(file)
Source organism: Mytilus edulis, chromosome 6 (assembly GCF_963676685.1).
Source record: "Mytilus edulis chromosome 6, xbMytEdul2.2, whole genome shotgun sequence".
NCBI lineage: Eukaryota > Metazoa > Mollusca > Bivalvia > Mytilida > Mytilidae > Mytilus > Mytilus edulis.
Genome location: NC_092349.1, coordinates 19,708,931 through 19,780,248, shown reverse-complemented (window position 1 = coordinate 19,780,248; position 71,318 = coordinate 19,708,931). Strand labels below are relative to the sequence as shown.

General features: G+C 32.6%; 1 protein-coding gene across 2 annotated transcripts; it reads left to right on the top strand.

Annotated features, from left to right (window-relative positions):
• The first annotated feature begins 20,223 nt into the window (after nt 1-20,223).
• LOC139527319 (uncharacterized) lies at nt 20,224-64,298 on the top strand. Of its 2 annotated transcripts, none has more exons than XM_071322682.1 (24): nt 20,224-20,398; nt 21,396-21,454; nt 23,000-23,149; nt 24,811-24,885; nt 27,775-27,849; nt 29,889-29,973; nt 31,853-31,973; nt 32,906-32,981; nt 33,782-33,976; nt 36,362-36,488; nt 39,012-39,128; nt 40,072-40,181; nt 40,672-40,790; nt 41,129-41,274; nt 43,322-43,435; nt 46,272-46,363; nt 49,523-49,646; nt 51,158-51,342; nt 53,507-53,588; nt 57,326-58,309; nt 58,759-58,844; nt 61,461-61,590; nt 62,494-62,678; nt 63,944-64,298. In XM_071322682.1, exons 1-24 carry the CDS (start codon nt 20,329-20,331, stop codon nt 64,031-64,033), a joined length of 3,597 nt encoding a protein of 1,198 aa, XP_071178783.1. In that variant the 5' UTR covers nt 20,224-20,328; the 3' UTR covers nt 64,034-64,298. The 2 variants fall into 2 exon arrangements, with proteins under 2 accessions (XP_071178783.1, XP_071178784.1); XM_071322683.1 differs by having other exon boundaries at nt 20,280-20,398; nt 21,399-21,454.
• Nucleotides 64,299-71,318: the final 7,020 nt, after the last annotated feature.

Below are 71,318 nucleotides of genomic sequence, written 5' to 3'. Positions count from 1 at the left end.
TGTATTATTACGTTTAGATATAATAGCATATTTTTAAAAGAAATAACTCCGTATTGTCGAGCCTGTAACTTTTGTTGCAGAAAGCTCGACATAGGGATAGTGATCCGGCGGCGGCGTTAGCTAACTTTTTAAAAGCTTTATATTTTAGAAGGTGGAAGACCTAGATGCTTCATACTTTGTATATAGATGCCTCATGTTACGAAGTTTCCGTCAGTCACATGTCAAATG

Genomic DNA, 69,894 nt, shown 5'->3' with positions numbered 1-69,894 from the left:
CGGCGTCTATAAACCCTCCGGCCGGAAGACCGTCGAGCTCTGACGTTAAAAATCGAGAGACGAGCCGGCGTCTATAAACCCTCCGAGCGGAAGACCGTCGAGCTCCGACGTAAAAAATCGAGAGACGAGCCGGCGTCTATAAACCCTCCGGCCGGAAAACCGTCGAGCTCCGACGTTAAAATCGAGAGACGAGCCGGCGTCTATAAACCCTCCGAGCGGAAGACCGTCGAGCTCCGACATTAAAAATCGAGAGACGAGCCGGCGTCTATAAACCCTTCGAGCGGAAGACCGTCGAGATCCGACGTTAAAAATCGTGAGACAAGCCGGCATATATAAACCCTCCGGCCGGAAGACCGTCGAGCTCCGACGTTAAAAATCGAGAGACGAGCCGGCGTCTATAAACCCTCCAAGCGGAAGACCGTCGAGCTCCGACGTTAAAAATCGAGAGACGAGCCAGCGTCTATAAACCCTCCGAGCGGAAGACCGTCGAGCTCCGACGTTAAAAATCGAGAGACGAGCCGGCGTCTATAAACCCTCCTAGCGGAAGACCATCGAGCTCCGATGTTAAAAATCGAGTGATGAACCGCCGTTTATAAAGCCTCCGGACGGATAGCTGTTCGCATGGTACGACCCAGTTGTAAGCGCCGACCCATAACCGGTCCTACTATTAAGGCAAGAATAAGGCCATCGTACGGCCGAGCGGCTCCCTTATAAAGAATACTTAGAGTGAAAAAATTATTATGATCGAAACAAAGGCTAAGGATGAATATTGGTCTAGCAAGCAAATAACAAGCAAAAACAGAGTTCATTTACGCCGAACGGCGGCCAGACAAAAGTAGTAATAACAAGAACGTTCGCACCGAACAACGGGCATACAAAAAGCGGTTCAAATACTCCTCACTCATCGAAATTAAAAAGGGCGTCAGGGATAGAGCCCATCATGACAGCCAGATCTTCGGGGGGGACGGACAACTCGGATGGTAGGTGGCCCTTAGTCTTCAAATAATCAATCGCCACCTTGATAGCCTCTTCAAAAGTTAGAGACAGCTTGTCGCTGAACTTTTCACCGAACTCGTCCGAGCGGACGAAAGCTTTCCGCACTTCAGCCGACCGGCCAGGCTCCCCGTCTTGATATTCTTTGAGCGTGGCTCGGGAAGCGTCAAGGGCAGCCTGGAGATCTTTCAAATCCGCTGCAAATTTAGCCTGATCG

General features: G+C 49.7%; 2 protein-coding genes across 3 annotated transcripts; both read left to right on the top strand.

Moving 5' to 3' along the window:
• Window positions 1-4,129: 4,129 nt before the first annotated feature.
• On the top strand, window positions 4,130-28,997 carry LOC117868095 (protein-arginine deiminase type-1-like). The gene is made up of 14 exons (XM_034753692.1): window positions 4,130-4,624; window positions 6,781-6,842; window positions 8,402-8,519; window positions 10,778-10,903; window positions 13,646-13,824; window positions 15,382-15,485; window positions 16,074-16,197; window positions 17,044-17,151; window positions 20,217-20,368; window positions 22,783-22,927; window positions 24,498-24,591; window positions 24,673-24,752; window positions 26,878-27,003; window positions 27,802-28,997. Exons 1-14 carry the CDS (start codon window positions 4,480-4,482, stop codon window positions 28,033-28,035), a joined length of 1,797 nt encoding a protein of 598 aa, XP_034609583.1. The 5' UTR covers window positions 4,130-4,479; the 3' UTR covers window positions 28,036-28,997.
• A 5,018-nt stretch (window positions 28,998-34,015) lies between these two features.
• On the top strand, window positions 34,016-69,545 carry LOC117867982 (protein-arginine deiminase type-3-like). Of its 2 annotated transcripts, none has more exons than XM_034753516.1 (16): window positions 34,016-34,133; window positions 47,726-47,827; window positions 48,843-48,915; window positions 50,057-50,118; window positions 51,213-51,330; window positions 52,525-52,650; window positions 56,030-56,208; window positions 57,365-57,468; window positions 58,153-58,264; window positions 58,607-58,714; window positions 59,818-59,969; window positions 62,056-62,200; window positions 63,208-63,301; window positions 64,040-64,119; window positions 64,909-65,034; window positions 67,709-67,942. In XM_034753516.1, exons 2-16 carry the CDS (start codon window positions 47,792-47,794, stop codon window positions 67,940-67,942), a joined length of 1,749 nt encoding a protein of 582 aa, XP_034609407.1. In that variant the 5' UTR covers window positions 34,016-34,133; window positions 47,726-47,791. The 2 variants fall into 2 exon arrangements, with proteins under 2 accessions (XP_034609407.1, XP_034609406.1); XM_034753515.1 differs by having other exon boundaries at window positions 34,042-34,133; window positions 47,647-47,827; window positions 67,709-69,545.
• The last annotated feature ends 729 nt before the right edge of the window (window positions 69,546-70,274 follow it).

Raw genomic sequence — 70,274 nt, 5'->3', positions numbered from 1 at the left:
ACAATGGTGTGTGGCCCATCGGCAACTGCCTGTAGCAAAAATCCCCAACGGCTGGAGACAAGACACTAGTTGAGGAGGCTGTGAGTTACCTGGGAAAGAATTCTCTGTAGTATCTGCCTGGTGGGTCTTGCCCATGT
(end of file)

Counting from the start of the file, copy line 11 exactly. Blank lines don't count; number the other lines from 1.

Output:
TGTATTATTACGTTTAGATATAATAGCATATTTTTAAAAGAAATAACTCCGTATTGTCGAGCCTGTAACTTTTGTTGCAGAAAGCTCGACATAGGGATAGTGATCCGGCGGCGGCGTTAGCTAACTTTTTAAAAGCTTTATATTTTAGAAGGTGGAAGACCTAGATGCTTCATACTTTGTATATAGATGCCTCATGTTACGAAGTTTCCGTCAGTCACATGTCAAATG